Lady Liberty to Make a Comeback

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Filed under: College Pranks

Statue of Liberty may return to Lake Mendota
by Jane Burns
The Capital Times
January 31, 2009


The cold, long winter has at least one good thing going for it: It might mean the return of the Statue of Liberty to Lake Mendota.

The Hoofers, the UW-Madison’s outdoor recreation club, is hoping to bring back the iconic faux statue as part of its Winter Carnival Feb. 16-21.

“It’s looking more and more like it’s going to happen,” said Kyle Olson, the Hoofer Council president and a UW-Madison senior. “There’s a lot of excitement about it.”

Lady Liberty on the lake has a long and legendary history in the city. It was the brainchild of two leaders of the campus Pail and Shovel Party, Jim Mallon and Leon Varjian. In 1978, the party took charge of the UW-Madison student senate with a variety of campaign promises that included bringing the Statue of Liberty to Lake Mendota.

In February 1979, they did, sort of; a statue was made that looked as if it was rising out of the lake. It was burned by an arsonist but returned the next year, fire-proofed. Oddly, it also survived the Barneveld tornado. It was in storage in a silo in 1984 and the silo was strong enough to withstand the tornado that flattened the area.

Varjian became a high school math teacher in his native New Jersey. Mallon went on to create the cult sci-fi spoof “Mystery Science Theater 3000.”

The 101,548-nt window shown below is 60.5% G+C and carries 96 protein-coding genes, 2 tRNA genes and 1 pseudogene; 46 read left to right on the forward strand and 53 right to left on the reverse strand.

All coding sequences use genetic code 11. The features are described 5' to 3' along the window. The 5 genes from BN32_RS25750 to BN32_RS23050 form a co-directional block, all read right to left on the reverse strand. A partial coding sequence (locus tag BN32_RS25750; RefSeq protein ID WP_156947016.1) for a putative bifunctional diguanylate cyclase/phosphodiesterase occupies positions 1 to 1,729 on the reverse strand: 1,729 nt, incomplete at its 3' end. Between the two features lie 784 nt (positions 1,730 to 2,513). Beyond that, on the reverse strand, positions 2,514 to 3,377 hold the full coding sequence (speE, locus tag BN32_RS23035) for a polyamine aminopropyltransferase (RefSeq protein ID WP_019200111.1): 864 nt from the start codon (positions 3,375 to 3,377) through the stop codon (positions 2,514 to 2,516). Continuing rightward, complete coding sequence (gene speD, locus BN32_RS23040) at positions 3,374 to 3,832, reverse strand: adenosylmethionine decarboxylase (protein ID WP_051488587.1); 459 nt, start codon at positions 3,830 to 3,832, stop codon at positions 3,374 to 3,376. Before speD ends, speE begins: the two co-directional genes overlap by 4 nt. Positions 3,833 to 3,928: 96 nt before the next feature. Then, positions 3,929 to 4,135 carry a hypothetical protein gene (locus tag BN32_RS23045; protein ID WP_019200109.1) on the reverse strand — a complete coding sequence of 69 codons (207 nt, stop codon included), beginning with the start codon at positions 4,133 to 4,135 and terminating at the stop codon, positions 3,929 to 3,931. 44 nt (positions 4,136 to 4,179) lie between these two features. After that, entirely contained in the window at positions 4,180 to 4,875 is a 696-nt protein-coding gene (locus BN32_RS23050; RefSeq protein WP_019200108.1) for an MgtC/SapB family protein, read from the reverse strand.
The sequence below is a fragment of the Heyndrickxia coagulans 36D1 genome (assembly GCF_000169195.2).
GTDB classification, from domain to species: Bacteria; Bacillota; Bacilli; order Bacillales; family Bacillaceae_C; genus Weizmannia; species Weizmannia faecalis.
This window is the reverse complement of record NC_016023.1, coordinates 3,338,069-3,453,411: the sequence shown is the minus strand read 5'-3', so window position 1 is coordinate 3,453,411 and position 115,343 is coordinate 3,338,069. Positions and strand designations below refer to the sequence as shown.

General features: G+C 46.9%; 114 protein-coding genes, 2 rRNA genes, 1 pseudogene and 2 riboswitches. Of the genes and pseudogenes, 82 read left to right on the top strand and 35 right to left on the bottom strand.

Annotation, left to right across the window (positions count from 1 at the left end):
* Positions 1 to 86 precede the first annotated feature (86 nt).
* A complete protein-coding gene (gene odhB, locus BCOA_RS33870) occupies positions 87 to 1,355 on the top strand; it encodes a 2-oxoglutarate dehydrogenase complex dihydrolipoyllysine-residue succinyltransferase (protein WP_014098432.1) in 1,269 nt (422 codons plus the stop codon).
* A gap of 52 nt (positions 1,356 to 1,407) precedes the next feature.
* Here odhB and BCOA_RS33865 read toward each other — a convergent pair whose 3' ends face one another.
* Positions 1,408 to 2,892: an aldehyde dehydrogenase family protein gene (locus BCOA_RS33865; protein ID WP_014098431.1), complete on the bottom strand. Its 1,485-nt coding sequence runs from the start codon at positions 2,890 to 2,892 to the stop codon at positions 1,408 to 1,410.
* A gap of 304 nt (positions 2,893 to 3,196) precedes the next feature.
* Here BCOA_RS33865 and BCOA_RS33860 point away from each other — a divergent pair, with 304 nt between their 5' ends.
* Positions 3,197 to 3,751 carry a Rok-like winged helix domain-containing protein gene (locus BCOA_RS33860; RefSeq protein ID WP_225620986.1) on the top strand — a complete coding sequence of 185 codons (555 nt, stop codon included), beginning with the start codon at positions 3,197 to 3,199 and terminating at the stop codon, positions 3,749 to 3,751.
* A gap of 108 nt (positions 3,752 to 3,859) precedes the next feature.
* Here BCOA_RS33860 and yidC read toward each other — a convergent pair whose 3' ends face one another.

The statue was last seen in 1996, also at a Hoofers Winter Carnival. It has been stored in buildings owned by the county, Olson said, and the challenge has been finding a place on or near campus large enough for volunteers to work on piecing it together. On Thursday Olson said he thought the group had found somewhere to work on it.

“That was a big road block that was in the way,” he said.

The original statue caused controversy because it cost more than $4,000 in student funds. Olson said there would be some costs to this, but probably only a few hundred dollars and probably accessible through funds for the carnival or grants within the Memorial Union.
The work, Olson said, would likely be done by volunteers and the group would likely call on art students, engineering students and anyone willing to help.

“The torch is in pretty good shape,” he said. “It’s one solid piece. The rest is a little beat up. We’ll definitely need some material, some caulk or some foam to patch over it and some backing and some support to make sure she stays together.”

Olson said the Hoofers also have the backing of some of the students who first put up the statue 30 years ago.

“Some of the ones still in the area have even said if we needed help piecing it together, they know how the system worked,” Olson said. “There’s a number-letter system and one of the guys said he could explain to us.”

If the Hoofers are successful in recreating the statue, it will be in its original spot on Lake Mendota, right off the Union Terrace. As a 30-year-old prank, most of the students at the university now weren’t around when Lady Liberty first seemingly rose out of the lake.

“It will be really neat to see it up there after seeing all the postcards and posters from 30 years ago,” Olson said.